In the January 2017 issue of Viking, we talked with renowned author, television host and travel expert Rick Steves about his passion for Scandinavia. His wanderlust began with a family trip to visit Norwegian relatives as a teenager. Today, Steves is North America’s most respected authority on European travel, and he still makes it a priority to return to his homeland of Norway. Check out more from the interview here.

What excited you about Norway when you visited for the first time? When I was a kid, one of my best memories is taking an overnight boat with my parents from Copenhagen to Oslo and waking up to find us sailing up the pristine Oslofjord. I remember sitting on the deck and enjoying the Norwegian scenery glide by. Here I was, in the land of my grandparents, and it was a thrill.

What are some of your best tips for visiting Scandinavia? Recognize that each of the capital cities has a unique and distinct charm and are well worth visiting. Do your best to connect with what’s unique about Scandinavian culture—a civic spirit of cooperation, a pride in community, and a willingness to pay high taxes with high expectations from their government. City halls rather than churches mark the main square. And the murals at these city halls trumpet the accomplishments of a society that celebrates the collective good and honors citizens who have contributed heroically to their community. Waterfronts have gone from industrial wastelands to people-friendly parklands. National painting galleries, which show a folk tradition and a love of nature that survives to this day—are a great way to get prep before venturing into the countryside.

What has been your travel experience in the other Scandinavian countries? Are there some must-see places? When I travel to Denmark, I never miss visiting Copenhagen and the cozy, sleepy little island of Ærø. Copenhagen, Scandinavia’s cheapest and most fun-loving capital, has always impressed me by the way it manages to meld its improbable aspects into a tidy whole. You’ll see Hans Christian Andersen, a statue of his mermaid, Europe’s first amusement park (Tivoli), and meticulously decorated open-face sandwiches as icons of a capital city. On the island of Ærø, my favorite town, Ærøskøbing, is a ship-in-a-bottle kind of place that was once a prosperous home port to more than 100 windjammers. Here you can wander time-warp cobbled lanes out of the 1680s, past stubby little houses that lean on each other like drunken sailors. It’s an ideal place to unwind and recharge.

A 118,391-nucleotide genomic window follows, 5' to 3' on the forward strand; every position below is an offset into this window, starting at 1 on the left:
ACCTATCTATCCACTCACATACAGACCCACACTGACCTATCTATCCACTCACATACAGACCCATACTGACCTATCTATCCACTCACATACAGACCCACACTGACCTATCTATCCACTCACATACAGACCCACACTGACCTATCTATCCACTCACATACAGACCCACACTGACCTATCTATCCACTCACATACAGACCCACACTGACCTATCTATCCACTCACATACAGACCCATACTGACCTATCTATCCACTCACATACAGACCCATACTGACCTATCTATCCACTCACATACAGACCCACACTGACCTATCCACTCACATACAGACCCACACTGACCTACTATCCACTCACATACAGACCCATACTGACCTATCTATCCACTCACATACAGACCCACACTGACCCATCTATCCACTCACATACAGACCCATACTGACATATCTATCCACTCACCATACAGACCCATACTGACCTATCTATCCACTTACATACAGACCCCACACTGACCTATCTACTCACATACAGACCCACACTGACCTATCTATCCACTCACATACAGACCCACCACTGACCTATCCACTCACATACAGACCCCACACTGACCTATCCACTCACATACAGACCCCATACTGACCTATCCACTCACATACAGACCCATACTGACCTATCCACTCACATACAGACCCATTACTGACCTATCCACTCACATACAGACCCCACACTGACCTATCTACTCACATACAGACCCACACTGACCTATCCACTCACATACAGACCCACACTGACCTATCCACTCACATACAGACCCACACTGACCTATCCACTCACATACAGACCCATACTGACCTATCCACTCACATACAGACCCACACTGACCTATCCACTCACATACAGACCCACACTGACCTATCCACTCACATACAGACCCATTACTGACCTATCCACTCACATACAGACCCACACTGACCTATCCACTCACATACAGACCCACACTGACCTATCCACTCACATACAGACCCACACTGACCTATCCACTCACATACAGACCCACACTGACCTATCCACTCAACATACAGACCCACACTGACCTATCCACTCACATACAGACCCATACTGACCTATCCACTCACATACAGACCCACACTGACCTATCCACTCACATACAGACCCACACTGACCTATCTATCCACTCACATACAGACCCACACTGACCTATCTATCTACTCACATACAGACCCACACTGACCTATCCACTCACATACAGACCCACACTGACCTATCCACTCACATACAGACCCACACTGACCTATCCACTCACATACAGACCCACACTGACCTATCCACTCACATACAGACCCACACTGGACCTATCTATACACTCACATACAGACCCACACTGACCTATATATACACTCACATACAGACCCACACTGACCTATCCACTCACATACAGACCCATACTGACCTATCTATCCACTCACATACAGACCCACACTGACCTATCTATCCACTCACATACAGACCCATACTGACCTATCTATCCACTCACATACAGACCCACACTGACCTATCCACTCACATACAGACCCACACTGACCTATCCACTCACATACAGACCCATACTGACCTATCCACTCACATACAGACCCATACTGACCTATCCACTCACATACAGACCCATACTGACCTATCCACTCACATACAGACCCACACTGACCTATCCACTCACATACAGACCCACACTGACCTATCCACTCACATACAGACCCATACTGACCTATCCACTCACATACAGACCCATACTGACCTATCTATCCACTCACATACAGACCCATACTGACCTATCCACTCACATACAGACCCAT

In Sweden, Stockholm is stately and ready to entertain. Equal parts water, parks and city, Stockholm is progressive and sleek, ethnically diverse and committed to being green and clean. But it also embraces its heritage, with military bands parading through the heart of town to the Royal Palace for the Changing of the Guard, and…an ABBA museum! An experience not to be missed here is a ferry ride through Stockholm’s famed archipelago—a sea of islands punctuated with colorful cottages. The ferry stops at many of them, but you don’t need to get off the boat.

What are some of your favorite places to visit in Norway?

In Norway’s fjord country, I really enjoy the Walaker Hotel in the village of Solvorn (on an arm of the Sognefjord). You’re surrounded by pastel-painted homes and barns, the mountains rocket so high above the inky fjord water that the sky seems small, and you can sit on the hotel’s old wooden deck with your fresh-berry-topped ice cream and just marvel at the peace and natural beauty in the long, lingering twilight. In Oslo, with each visit, I stroll away from downtown and up through Vår Frelsers Cemetery to pay my respects to great Norwegians (such as Edvard Munch, Henrik Ibsen, and Bjørnstjerne Bjørnson), and then head past Gamle Aker Church (the oldest building in Oslo), making my way up the Akers River valley. After crossing the Akers River into the once industrial but now stylish Grünerløkka district, I hike along the river through a park. And as I walk past old Industrial Age buildings while immersed in gorgeous nature, passing a relaxed world of locals enjoying a peaceful moment with friends or dogs or a good book, I fantasize about living in Oslo. In Bergen, ride the funicular up Mount Fløien to enjoy the commanding view extending out to the layers of islands protecting Seattle’s (my town’s) sister city from the wild Atlantic. Then I take the funicular to a stop halfway down, get out, and stroll back to town along tidy streets of shiplap houses, lovingly tended in a storybook world of cobbles, gardens, and harbor views. When I reach the waterfront, I sit on a bench and ponder the historic capital of Norway’s salty, cod-filled Hanseatic League history.

What are your tips for visiting Norway on a budget? The first time I visited Norway I was surprised at the high costs. But you can deal with the high costs by going for the budget options (such as staying at a youth hostel, or booking a room in a private home or a place on and still be very comfortable. If you’re staying at a hotel, you can save on the cost of dining by taking full advantage of its bountiful breakfast buffet. When you’re out and about, buy lunch from a street vendor or at a food market (you’re never too far from a picnic-friendly park), or take advantage of a restaurant offering a daily special. Also, you can save around 12 percent by getting takeaway food from a restaurant instead of dining inside.

For the latest on Rick, follow him on Instagram, Facebook and Twitter. In his TEDTalk, he discusses why travel is worth the money.

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